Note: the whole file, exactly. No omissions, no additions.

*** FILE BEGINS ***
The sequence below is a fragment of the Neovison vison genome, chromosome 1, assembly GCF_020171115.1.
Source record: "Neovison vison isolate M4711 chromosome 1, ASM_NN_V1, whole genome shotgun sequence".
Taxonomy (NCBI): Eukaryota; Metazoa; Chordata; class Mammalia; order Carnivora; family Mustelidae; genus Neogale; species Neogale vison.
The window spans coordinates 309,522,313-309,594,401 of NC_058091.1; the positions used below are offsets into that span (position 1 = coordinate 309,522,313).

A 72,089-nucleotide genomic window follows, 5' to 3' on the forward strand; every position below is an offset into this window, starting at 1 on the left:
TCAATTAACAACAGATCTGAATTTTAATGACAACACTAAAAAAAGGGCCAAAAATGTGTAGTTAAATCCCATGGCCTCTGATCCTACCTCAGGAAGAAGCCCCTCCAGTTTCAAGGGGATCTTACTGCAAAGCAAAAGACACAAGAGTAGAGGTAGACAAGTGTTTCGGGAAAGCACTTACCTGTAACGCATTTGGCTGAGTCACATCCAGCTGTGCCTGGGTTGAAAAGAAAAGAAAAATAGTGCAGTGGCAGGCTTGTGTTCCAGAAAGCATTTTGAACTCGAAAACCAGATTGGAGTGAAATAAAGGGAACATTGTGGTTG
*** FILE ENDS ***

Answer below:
The sequence below is a fragment of the Neovison vison genome, chromosome 1, assembly GCF_020171115.1.
Source record: "Neovison vison isolate M4711 chromosome 1, ASM_NN_V1, whole genome shotgun sequence".
Taxonomy (NCBI): Eukaryota; Metazoa; Chordata; class Mammalia; order Carnivora; family Mustelidae; genus Neogale; species Neogale vison.
The window spans coordinates 309,522,313-309,594,401 of NC_058091.1; the positions used below are offsets into that span (position 1 = coordinate 309,522,313).

A 72,089-nucleotide genomic window follows, 5' to 3' on the forward strand; every position below is an offset into this window, starting at 1 on the left:
TCAATTAACAACAGATCTGAATTTTAATGACAACACTAAAAAAAGGGCCAAAAATGTGTAGTTAAATCCCATGGCCTCTGATCCTACCTCAGGAAGAAGCCCCTCCAGTTTCAAGGGGATCTTACTGCAAAGCAAAAGACACAAGAGTAGAGGTAGACAAGTGTTTCGGGAAAGCACTTACCTGTAACGCATTTGGCTGAGTCACATCCAGCTGTGCCTGGGTTGAAAAGAAAAGAAAAATAGTGCAGTGGCAGGCTTGTGTTCCAGAAAGCATTTTGAACTCGAAAACCAGATTGGAGTGAAATAAAGGGAACATTGTGGTTG